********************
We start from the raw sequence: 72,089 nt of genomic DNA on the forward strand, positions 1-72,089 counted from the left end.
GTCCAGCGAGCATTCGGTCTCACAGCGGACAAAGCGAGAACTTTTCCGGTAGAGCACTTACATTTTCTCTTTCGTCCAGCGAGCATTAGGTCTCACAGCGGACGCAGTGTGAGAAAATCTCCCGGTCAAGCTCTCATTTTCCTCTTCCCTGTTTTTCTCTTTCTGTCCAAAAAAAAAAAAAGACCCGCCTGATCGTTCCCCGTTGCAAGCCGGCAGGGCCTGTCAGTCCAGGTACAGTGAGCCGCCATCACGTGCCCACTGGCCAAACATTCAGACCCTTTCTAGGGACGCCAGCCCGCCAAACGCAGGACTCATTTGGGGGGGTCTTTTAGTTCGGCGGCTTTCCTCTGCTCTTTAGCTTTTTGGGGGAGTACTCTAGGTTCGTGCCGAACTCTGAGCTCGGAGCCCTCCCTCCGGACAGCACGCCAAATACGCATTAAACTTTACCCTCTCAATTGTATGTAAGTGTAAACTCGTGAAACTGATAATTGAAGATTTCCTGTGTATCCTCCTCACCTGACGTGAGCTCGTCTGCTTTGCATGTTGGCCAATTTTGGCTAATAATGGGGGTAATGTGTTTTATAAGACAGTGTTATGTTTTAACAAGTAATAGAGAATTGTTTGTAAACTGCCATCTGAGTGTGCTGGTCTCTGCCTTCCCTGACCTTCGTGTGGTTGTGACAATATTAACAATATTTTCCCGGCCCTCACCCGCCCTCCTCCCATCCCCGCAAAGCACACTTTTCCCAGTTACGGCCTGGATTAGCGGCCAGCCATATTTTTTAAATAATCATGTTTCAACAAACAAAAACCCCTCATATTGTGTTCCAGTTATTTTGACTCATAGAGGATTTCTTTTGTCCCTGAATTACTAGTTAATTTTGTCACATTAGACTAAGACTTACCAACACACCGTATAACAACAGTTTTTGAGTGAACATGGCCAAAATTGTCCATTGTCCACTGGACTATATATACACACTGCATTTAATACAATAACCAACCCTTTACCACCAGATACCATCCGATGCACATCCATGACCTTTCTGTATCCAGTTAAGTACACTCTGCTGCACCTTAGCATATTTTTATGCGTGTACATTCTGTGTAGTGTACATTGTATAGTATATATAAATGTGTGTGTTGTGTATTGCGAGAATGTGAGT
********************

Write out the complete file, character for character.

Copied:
We start from the raw sequence: 72,089 nt of genomic DNA on the forward strand, positions 1-72,089 counted from the left end.
GTCCAGCGAGCATTCGGTCTCACAGCGGACAAAGCGAGAACTTTTCCGGTAGAGCACTTACATTTTCTCTTTCGTCCAGCGAGCATTAGGTCTCACAGCGGACGCAGTGTGAGAAAATCTCCCGGTCAAGCTCTCATTTTCCTCTTCCCTGTTTTTCTCTTTCTGTCCAAAAAAAAAAAAAGACCCGCCTGATCGTTCCCCGTTGCAAGCCGGCAGGGCCTGTCAGTCCAGGTACAGTGAGCCGCCATCACGTGCCCACTGGCCAAACATTCAGACCCTTTCTAGGGACGCCAGCCCGCCAAACGCAGGACTCATTTGGGGGGGTCTTTTAGTTCGGCGGCTTTCCTCTGCTCTTTAGCTTTTTGGGGGAGTACTCTAGGTTCGTGCCGAACTCTGAGCTCGGAGCCCTCCCTCCGGACAGCACGCCAAATACGCATTAAACTTTACCCTCTCAATTGTATGTAAGTGTAAACTCGTGAAACTGATAATTGAAGATTTCCTGTGTATCCTCCTCACCTGACGTGAGCTCGTCTGCTTTGCATGTTGGCCAATTTTGGCTAATAATGGGGGTAATGTGTTTTATAAGACAGTGTTATGTTTTAACAAGTAATAGAGAATTGTTTGTAAACTGCCATCTGAGTGTGCTGGTCTCTGCCTTCCCTGACCTTCGTGTGGTTGTGACAATATTAACAATATTTTCCCGGCCCTCACCCGCCCTCCTCCCATCCCCGCAAAGCACACTTTTCCCAGTTACGGCCTGGATTAGCGGCCAGCCATATTTTTTAAATAATCATGTTTCAACAAACAAAAACCCCTCATATTGTGTTCCAGTTATTTTGACTCATAGAGGATTTCTTTTGTCCCTGAATTACTAGTTAATTTTGTCACATTAGACTAAGACTTACCAACACACCGTATAACAACAGTTTTTGAGTGAACATGGCCAAAATTGTCCATTGTCCACTGGACTATATATACACACTGCATTTAATACAATAACCAACCCTTTACCACCAGATACCATCCGATGCACATCCATGACCTTTCTGTATCCAGTTAAGTACACTCTGCTGCACCTTAGCATATTTTTATGCGTGTACATTCTGTGTAGTGTACATTGTATAGTATATATAAATGTGTGTGTTGTGTATTGCGAGAATGTGAGT